The Sticky Middle of a Story

If you followed last week’s post on fairy tales you’ll have some ideas for sending your hero off on a quest.

Now we come to the middle, where the story can often become bogged down and we have trouble working out what can happen next.

Fortunately, fairy tales can help us. Remember The Leaves that Hung but Never Grew?


So, Seren set off to seek her fortune. It’s a good reason for a quest.

Very soon, she came across a big, white house, where a rude old man shooed her away, telling her, “If you want something to do, go and find the leaves that hung but never grew.”

Seren had no idea what those leaves might be, so she carried on walking, until she met a dwarf. She asked if he knew anything about the leaves and he flew into a panic. “Those leaves are highly magical. But they’ve been stolen by a wicked witch who eats children like you.”

Seren continued on her way, feeling slightly less brave, and, as night fell, she came to a cottage where a sweet old lady welcomed her inside. Oddly, there was a large, wild boar chained in one corner. Even more oddly, after the old lady went to bed, the boar spoke. The old lady, he told her, was none other than the wicked witch, and she kept the magic leaves under her pillow.

That, in essence is the middle of the story. Obviously, there’s a lot more description and talking, but it’s easier to write all that once you know what’s actually happening.

This middle follows a common fairy tale pattern – the rule of three. Three brothers, three bears, three dwarfs… All right, there might have been seven dwarfs so that’s a bad example, but very often things do happen in sets of three.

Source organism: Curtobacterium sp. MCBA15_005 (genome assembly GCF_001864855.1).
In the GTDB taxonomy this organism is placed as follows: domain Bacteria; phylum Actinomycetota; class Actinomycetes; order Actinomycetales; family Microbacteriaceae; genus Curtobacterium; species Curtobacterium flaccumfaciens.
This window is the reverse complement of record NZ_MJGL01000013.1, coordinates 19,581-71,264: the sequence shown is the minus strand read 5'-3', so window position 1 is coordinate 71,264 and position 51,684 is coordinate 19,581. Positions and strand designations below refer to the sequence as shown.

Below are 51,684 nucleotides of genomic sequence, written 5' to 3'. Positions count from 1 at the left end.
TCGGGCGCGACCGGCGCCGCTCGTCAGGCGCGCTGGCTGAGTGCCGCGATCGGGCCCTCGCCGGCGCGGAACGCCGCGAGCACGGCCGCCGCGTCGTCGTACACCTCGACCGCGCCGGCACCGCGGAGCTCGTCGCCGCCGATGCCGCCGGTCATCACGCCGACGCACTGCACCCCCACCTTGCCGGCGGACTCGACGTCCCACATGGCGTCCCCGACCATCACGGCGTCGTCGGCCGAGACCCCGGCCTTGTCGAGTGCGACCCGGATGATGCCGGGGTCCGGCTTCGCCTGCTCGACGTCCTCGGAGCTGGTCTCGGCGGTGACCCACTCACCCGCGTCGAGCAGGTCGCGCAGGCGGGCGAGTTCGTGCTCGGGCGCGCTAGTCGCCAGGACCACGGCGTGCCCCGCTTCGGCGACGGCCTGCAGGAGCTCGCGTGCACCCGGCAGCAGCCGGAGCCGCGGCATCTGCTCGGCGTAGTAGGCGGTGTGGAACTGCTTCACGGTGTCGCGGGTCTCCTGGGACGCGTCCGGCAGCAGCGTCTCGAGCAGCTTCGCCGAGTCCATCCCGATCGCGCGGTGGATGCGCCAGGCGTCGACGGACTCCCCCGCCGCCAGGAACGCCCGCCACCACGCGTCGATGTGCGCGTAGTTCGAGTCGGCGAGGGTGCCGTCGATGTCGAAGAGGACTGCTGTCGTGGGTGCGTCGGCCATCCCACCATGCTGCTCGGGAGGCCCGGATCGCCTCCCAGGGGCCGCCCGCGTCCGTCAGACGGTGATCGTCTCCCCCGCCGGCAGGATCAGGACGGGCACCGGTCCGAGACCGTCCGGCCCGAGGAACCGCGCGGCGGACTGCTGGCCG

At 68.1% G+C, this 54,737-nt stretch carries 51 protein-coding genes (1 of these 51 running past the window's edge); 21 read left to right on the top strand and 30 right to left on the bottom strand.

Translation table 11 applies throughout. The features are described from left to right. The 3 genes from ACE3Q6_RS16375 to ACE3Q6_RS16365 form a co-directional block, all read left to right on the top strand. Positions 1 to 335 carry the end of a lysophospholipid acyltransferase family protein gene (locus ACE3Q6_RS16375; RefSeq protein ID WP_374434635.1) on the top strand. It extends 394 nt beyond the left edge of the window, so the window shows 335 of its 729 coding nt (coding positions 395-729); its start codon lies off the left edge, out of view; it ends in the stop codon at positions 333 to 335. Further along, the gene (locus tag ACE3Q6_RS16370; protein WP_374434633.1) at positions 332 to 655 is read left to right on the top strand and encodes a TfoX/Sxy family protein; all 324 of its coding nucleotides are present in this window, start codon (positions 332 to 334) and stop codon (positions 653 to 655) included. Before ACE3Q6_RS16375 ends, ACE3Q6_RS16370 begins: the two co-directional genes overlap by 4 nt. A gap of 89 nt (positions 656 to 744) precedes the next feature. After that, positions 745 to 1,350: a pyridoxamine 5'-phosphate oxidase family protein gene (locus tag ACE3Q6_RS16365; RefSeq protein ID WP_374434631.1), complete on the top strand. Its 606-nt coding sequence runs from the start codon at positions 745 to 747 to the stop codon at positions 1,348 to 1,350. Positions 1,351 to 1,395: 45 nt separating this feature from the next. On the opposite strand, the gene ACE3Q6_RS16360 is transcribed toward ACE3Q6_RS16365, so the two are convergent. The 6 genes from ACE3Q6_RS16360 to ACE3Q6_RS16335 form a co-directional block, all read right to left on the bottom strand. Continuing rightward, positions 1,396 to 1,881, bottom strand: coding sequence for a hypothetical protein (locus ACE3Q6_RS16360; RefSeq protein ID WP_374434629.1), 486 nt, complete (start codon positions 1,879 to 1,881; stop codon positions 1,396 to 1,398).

With this in mind, plotting the middle of the quest suddenly looks a lot easier.

Your hero leaves her home and sets off bravely. She travels for some time and on the way she meets three characters who will help her in her quest. In Seren’s case, this looks like.

Character 1: Rude old man.

Helps by: telling her to find the leaves that hung but never grew.

Character 2: frightened dwarf.

Helps by: telling her the leaves were stolen by a wicked witch. (Quest becomes more dangerous.)

Character 3: magic, talking boar.

Helps by: telling her the leaves are under the witch’s pillow. (Quest becomes a LOT more dangerous.)

Now it’s your turn. Who does your hero meet on their travels, and what help do each of these characters offer? See if you can make the quest more dangerous each time, too.

I’ll come back next week to finish the story of the Leaves the Hung But Never Grew, and look at how to end your quest with a bang.


Check out my videos page for more story-telling ideas.